The performances from Christian Bale, Melissa Leo, and Amy Adams in The Fighter are the very definition of a masterclass in acting.
Micky Ward (Mark Wahlberg) is a welterweight boxer. Ward is managed by his mother, Alice Ward-Eklund (Melissa Leo), and trained by older half-brother Dicky Ecklund (Christian Bale). As far as his boxing career goes, Micky isn’t at a great point when he first meet him. He’s the person that you defeat while you’re climbing the ranks. In boxing technology, the term is known as “stepping stone.” Meanwhile, Dicky is filming a documentary for HBO. It is his hope that the documentary results in a comeback.
Where Alice and Dicky want good things for Micky, it turns out that Micky has some reservations with boxing against someone in a different weight class. Put it this way: the boxing match doesn’t go their way. Micky soon meets Charlotte Fleming (Amy Adams) and the two start dating. There’s a lot of family drama that goes down shortly thereafter–resulting with Dicky ending up in jail. Micky doesn’t realize it but he needs his family as much as they need him.
Christian Bale is one of the greatest actors of our time. Bale is the type of actor that can lose himself in any given performance. This film is no exception as the actor transforms himself. Oh, does he ever! It isn’t just learning how to speak with Dicky Eklund’s Boston accent but all the weight lost for the role. To think that Brad Pitt and Matt Damon were once attached to the film! Looking back nine years later, it’s very difficult to imagine anybody else playing the role of Dicky Eklund in The Fighter. To date, it’s the only win in four Oscar nominations.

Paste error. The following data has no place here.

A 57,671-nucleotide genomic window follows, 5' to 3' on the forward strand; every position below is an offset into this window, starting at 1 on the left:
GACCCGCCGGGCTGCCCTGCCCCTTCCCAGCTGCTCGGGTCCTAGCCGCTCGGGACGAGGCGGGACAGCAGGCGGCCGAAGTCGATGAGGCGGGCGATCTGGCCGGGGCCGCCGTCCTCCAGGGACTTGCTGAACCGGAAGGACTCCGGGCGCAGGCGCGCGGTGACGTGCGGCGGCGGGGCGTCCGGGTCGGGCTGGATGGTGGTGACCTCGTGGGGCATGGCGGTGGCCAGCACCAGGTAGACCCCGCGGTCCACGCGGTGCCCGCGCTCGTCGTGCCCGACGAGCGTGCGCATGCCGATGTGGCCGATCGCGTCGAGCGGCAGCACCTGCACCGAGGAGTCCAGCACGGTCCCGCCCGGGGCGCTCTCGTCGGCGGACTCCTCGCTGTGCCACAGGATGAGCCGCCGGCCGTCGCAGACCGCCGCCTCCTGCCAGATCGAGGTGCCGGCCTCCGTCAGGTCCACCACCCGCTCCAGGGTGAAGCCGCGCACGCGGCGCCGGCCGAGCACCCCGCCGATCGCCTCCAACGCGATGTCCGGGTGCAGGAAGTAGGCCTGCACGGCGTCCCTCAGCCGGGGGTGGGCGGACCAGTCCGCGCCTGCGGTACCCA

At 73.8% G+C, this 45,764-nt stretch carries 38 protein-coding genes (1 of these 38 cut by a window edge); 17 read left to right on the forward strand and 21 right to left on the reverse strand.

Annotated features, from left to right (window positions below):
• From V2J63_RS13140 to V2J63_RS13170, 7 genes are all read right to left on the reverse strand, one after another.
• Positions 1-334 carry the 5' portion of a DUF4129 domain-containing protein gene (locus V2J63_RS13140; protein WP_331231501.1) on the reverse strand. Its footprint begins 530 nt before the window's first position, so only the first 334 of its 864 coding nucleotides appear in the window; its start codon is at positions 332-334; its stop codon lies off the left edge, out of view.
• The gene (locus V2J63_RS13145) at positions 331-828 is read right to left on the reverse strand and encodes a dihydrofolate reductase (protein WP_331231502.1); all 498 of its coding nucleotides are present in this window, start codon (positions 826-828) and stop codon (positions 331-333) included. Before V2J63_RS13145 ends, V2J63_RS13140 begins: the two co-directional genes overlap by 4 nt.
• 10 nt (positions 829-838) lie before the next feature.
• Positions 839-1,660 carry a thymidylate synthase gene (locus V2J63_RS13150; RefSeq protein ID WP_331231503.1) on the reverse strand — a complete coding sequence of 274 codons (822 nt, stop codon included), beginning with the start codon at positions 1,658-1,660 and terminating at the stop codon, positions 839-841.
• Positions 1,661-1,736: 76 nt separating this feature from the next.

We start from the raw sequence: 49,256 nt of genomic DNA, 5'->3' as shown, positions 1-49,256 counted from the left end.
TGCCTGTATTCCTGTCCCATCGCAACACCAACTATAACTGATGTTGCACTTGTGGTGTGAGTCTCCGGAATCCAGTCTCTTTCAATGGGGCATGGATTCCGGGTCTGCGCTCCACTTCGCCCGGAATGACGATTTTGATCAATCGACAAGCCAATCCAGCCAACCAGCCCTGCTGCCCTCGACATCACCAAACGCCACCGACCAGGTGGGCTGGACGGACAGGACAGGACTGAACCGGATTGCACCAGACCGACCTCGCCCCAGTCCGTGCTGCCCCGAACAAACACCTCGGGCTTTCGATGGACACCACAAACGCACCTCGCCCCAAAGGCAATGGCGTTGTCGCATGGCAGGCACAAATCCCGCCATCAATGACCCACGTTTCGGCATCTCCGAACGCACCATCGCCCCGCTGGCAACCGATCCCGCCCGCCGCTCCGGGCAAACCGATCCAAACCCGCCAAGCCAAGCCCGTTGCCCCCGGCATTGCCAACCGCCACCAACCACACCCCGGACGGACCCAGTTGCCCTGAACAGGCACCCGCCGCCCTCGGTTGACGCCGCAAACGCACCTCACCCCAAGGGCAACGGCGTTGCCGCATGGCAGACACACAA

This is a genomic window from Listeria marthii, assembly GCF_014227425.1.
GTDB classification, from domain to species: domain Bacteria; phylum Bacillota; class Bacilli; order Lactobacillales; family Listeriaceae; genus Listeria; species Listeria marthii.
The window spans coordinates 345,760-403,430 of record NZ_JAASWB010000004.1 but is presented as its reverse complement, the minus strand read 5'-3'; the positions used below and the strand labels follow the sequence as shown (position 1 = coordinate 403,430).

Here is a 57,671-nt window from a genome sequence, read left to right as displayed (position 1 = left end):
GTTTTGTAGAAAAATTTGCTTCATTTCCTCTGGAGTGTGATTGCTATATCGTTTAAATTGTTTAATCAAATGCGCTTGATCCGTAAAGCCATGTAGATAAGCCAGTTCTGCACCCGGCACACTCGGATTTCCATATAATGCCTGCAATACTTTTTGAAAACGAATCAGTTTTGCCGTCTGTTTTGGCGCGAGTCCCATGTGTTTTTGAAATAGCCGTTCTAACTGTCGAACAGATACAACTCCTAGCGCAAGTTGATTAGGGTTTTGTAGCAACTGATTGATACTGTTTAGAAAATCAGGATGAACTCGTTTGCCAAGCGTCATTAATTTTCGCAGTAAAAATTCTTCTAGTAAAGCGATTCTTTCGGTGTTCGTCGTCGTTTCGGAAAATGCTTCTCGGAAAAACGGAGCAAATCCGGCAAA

Both Amy Adams and Melissa Leo are very much Bale’s equal as far as turning in award-worthy performances. It’s a shame that only one actress could win the Oscar for Best Supporting Actress because Amy Adams is due for a win. Regardless of awards, this film isn’t what it is without either actress putting in their all.
The relationship between the Mickey Ward and Dicky Eklund are the heart and soul of the film. Moreover, The Fighter is one of the few narrative features that are as good as–of not better–the documentary that inspired the film. It should not really come as a surprise that the film manages to hold up nine years later.
The Fighter does happen to fall into the category of being a classic underdog story but it doesn’t come anywhere to being a sports film cliche. More than an underdog story, The Fighter is also a story about family–it’s because of this that it’s one of the best films of 2010. We’ve seen a lot of boxing films over the years but everything comes together to make The Fighter one of the best boxing dramas in cinematic history.
DIRECTOR: David O. Russell
SCREENWRITERS: Scott Silver and Paul Tamasy & Eric Johnson
CAST: Mark Wahlberg, Christian Bale, Amy Adams, Melissa Leo